Programming Languages: Principles and Paradigms

JavaScript Section Notes - Week 1, 1/13/2017

Part 1: Installing Node

First off, here’s how to install Node. On Windows or Mac you can just get the installer from the Node site: http://nodejs.org For this discussion I’m running 6.9.4, current LTS release This is sufficient for what we want to do.

On linux, download the tar.xz file, go to its directory and then run e.g. tar -xvJf node-*.xz

Move the resulting folder somewhere convenient; I have it at /home/mario/cse130_node Then add it to your path: edit your ~/.bashrc, .zshrc, etc export PATH=/home/mario/cse130_node/bin:$PATH

now when you run node you should get the node.js REPL. yay!

There’s also NVM (Node Version Manager), which unfortunately doesn’t work on my machine. There’s a script on their site (nvm.sh) you can run to install it manually. This is worth knowing about because it makes it easier to keep multiple versions of NVM around.

Part 2: The JS Event Loop

This provides a relatively simple concurrency model, so the programmer doesn’t really have much to think about: run what you can; wait when you need to. While it’s not perfect one can get a lot of mileage out of it, especially when one is running many I/O intensive (or otherwise waiting-intensive) tasks at the same time.

let l = setInterval(function () {console.log("hello");}, 1000);
clearInterval(l);

A more motivated node example:

fs.watch('.', function (eventType, filename)
 {if(filename) console.log(`change to ${filename}`);});

Now we can get notified every time our file changes! Sweet.

This is what “callbacks” are all about: rather than, for instance, blocking execution when we read a large file, we can instead call a (higher order) function like fs.readFile, and you give it a function specifying what should be done when the file is loaded.

Here’s a fun example: run mkfifo pipe at the shell, then at node

console.log(fs.readFileSync("./pipe").toString());

in another console say cat pipe type some stuff, then press control-D notice what’s going on in the other console while you’re typing text

now change that line to

fs.readFile("./pipe", (err, data) => console.log(data.toString()))

see what happens now! (note that the data now comes in a Buffer data structure which is why we must convert to string)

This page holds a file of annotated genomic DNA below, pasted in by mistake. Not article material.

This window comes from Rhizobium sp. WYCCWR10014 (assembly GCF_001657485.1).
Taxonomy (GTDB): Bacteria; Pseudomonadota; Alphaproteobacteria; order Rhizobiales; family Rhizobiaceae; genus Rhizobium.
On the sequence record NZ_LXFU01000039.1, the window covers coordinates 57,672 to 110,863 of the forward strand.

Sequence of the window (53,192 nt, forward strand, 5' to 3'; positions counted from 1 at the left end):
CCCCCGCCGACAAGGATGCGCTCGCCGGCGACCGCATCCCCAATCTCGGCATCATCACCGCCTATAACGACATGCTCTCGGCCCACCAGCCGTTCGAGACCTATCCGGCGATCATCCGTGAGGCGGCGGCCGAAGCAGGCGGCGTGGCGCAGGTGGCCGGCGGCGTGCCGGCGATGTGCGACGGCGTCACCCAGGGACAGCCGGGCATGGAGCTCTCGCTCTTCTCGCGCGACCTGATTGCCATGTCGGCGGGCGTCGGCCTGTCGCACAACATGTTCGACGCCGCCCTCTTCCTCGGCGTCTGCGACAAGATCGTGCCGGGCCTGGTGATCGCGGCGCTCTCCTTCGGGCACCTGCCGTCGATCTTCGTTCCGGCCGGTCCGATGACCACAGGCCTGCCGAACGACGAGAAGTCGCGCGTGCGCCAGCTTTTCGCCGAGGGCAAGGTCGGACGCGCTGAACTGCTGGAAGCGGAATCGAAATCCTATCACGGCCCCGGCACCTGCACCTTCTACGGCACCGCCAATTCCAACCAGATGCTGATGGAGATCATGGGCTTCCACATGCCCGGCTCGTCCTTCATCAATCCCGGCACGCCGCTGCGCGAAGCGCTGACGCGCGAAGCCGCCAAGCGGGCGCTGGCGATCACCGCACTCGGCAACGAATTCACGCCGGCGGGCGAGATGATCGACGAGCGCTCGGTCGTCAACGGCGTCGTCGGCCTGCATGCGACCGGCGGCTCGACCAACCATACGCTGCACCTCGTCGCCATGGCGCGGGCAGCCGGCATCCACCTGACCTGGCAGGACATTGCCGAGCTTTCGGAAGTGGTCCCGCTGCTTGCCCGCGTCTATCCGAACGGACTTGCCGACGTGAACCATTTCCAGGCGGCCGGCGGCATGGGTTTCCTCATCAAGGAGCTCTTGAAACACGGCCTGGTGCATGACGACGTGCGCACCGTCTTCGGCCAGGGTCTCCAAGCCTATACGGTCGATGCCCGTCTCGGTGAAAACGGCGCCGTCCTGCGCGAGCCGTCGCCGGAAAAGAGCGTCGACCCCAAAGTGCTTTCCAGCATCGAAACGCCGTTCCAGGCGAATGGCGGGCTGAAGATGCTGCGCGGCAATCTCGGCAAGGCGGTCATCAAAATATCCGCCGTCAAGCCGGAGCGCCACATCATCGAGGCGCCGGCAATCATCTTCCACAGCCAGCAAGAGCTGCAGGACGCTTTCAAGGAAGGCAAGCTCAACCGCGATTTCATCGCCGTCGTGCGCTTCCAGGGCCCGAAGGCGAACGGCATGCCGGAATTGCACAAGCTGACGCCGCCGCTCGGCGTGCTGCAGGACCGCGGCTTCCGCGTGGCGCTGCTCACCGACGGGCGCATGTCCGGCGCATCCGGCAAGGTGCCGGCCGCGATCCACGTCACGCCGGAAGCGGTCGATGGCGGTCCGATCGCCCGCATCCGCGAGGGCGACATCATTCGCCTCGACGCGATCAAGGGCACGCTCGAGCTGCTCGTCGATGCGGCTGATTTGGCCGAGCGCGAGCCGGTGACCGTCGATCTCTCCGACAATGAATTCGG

Part 4: Lambda Calculus “Dude, Where’s My Data??”

We’ll proceed in JavaScript, but imagine you’re sitting down with the raw lambda calculus and want to write a program. A natural first question is the above. Namely, the lambda calculus doesn’t seem to come with any types for representing data, other than functions!

While we could add data types to the language (which is the approach nearly all languages take, including Haskell) there is another approach we can take: instead we can use what’s called Church encoding, essentially encoding data as control flow.

Let’s start simple: booleans. How can we simulate their behavior? We have nothing but functions.

This seems tricky, so let’s try turning the problem on its head: how can we use booleans? Fundamentally they only contain one bit of information; we can process that fully with a single if-else statement: if(b) then c1 else c2

In fact, we can see this “if” behavior as completely characterizing booleans. Suppose we had, for each boolean, a function ifb, that took two functions c1 and c2, and ran the first one if true, second if false?

ifb(true, c1, c2) = c1()
ifb(false, c1, c2) = c2()

equivalently we could see these as two functions:

ifbtrue(c1, c2) = c1()
ifbfalse(c1, c2) = c2()

in fact, we can see ifbtrue as capturing a notion of “true boolean value” and likewise ifbfalse. From now on we’ll just write true for ifbtrue, false for ifbfalse

let mytrue = (c1, c2) => c1;
let myfalse = (c1, c2) => c2;

let myif = (b, c1, c2) => b(c1, c2);

Once we have booleans, we can construct pairs. Any ideas how?

OK, so a pair is really just two pieces of data, with projections (think “field names”) for the two elements. Building off our booleans, we can say that “true” is the field name of the first element, and false the second. Projection looks like:

projtrue((c1, c2)) = c1() projfalse((c1, c2)) = c2()

more concisely,

proj(b, (c1, c2)) = if b then c1() else c2()

In fact, we can view pairs as precisely these projection functions: proj(b, p) = b(p) = if b then p(true) else p(false)

var mypaircon = (c1, c2) => ((b) => b(c1, c2));
var myproj1 = (p) => p(mytrue);
var myproj2 = (p) => p(myfalse);

What about numbers? Well, with booleans and pairs, we have enough to represent fixed-width ints (noting that we can make pairs of pairs, and pairs of pairs of pairs, and so on, allowing us to represent arbitrary length bit vectors)

There’s an encoding that can represent all numbers, called the “Church Numerals” If you’re curious, ask offline! They are complicated but similar in spirit to this.